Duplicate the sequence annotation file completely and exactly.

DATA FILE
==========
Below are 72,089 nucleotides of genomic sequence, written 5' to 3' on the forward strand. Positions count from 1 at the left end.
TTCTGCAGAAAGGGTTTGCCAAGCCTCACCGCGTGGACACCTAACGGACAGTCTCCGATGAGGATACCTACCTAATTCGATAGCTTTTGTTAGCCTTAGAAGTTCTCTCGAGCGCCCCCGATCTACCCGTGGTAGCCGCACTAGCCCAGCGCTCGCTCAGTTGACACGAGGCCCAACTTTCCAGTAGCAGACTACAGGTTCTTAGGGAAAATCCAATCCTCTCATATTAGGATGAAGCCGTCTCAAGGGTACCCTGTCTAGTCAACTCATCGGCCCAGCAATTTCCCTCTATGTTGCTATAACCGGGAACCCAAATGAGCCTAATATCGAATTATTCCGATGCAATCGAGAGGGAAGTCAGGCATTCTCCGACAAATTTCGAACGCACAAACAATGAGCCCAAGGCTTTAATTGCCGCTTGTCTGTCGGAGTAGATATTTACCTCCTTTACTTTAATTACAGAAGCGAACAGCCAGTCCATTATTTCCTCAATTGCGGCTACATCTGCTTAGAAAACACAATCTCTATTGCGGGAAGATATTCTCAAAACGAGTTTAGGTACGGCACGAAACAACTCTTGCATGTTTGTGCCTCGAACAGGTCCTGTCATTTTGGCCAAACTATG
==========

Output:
Below are 72,089 nucleotides of genomic sequence, written 5' to 3' on the forward strand. Positions count from 1 at the left end.
TTCTGCAGAAAGGGTTTGCCAAGCCTCACCGCGTGGACACCTAACGGACAGTCTCCGATGAGGATACCTACCTAATTCGATAGCTTTTGTTAGCCTTAGAAGTTCTCTCGAGCGCCCCCGATCTACCCGTGGTAGCCGCACTAGCCCAGCGCTCGCTCAGTTGACACGAGGCCCAACTTTCCAGTAGCAGACTACAGGTTCTTAGGGAAAATCCAATCCTCTCATATTAGGATGAAGCCGTCTCAAGGGTACCCTGTCTAGTCAACTCATCGGCCCAGCAATTTCCCTCTATGTTGCTATAACCGGGAACCCAAATGAGCCTAATATCGAATTATTCCGATGCAATCGAGAGGGAAGTCAGGCATTCTCCGACAAATTTCGAACGCACAAACAATGAGCCCAAGGCTTTAATTGCCGCTTGTCTGTCGGAGTAGATATTTACCTCCTTTACTTTAATTACAGAAGCGAACAGCCAGTCCATTATTTCCTCAATTGCGGCTACATCTGCTTAGAAAACACAATCTCTATTGCGGGAAGATATTCTCAAAACGAGTTTAGGTACGGCACGAAACAACTCTTGCATGTTTGTGCCTCGAACAGGTCCTGTCATTTTGGCCAAACTATG